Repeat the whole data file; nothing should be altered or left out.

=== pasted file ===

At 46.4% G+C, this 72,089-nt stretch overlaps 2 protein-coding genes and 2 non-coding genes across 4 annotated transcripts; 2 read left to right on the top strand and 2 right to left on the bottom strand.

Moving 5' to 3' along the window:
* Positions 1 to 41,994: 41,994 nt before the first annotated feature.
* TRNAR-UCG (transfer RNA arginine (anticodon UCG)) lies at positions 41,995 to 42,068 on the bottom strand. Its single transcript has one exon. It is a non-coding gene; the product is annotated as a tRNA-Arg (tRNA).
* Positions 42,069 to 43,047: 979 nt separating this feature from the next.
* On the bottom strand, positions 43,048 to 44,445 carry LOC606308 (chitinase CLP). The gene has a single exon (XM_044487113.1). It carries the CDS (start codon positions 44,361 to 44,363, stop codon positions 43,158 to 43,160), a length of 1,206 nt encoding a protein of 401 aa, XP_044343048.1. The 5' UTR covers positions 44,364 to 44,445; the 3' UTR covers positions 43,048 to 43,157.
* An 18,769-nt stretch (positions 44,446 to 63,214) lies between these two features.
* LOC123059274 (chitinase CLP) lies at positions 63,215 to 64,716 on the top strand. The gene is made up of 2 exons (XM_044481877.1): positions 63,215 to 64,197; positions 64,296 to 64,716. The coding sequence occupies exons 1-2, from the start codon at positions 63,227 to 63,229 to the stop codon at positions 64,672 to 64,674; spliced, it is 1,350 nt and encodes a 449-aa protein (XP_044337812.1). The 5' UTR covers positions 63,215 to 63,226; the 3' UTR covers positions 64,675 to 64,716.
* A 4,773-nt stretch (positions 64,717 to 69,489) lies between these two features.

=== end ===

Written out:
At 46.4% G+C, this 72,089-nt stretch overlaps 2 protein-coding genes and 2 non-coding genes across 4 annotated transcripts; 2 read left to right on the top strand and 2 right to left on the bottom strand.

Moving 5' to 3' along the window:
* Positions 1 to 41,994: 41,994 nt before the first annotated feature.
* TRNAR-UCG (transfer RNA arginine (anticodon UCG)) lies at positions 41,995 to 42,068 on the bottom strand. Its single transcript has one exon. It is a non-coding gene; the product is annotated as a tRNA-Arg (tRNA).
* Positions 42,069 to 43,047: 979 nt separating this feature from the next.
* On the bottom strand, positions 43,048 to 44,445 carry LOC606308 (chitinase CLP). The gene has a single exon (XM_044487113.1). It carries the CDS (start codon positions 44,361 to 44,363, stop codon positions 43,158 to 43,160), a length of 1,206 nt encoding a protein of 401 aa, XP_044343048.1. The 5' UTR covers positions 44,364 to 44,445; the 3' UTR covers positions 43,048 to 43,157.
* An 18,769-nt stretch (positions 44,446 to 63,214) lies between these two features.
* LOC123059274 (chitinase CLP) lies at positions 63,215 to 64,716 on the top strand. The gene is made up of 2 exons (XM_044481877.1): positions 63,215 to 64,197; positions 64,296 to 64,716. The coding sequence occupies exons 1-2, from the start codon at positions 63,227 to 63,229 to the stop codon at positions 64,672 to 64,674; spliced, it is 1,350 nt and encodes a 449-aa protein (XP_044337812.1). The 5' UTR covers positions 63,215 to 63,226; the 3' UTR covers positions 64,675 to 64,716.
* A 4,773-nt stretch (positions 64,717 to 69,489) lies between these two features.